false Imperialism, which makes that British people untrue to itself and wrong to itself.
Then the old British love of tair play, freedom and justice may rise again, awakened trom under a nightmare of iniquity.
Sometimes already now that love of justice, for which we of old have honoured England, has for a moment brightened in this war.
When General Joubert died, General Sir George White, who is to me the most knightly fighter for England in this war, said of him, that he was "a soldier and a gentleman, and a brave and honorable opponent."
Well this benevolent man, this moderate statesman, this man scrupulous of his honor has written last year a letter to her Majesty, the Queen of England. It is printed again in "the Story of the Boers" narrated by their own Leaders and edited by Mr. C. W. van der Hoogt. (New-York and London, Iïarper and Brothers).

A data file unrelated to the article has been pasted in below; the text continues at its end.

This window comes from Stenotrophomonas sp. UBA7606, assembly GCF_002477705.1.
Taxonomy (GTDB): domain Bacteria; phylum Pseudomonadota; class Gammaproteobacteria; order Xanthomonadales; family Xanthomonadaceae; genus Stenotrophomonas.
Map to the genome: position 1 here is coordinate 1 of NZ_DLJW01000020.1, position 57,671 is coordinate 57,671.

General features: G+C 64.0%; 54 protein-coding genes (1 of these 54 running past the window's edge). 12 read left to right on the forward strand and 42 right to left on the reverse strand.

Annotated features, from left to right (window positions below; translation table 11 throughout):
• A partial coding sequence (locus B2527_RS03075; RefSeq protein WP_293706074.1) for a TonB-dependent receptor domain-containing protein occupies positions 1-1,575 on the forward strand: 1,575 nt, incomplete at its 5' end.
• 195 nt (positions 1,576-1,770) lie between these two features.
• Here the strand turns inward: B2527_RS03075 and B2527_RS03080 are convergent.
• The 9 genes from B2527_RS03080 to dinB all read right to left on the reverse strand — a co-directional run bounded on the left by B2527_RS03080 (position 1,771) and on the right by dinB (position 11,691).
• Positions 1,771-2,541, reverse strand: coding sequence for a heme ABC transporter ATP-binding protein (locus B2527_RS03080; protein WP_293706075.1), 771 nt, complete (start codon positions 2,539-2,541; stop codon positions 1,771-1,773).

It is impossible for me to read this letter without tears rising in my eyes. It is so simple, so convincing. He ends his letter thus:
"Will your Majesty permit a small, weak state, that has time after time relinquished its rights, and has ever tried to live in peace and harmony with your Majesty's people and government, to be oppressed and overthrown by the world-renowned power and might of Great Britain, simply owing to the misrepresentations of the persons I have already mentioned?"
May this letter of General Joubert move many Americans to show their sympathy, as senator Teller proposed, "to the struggling people of the Republic."
It was the Dutch who in South Africa took up „the white man's burden".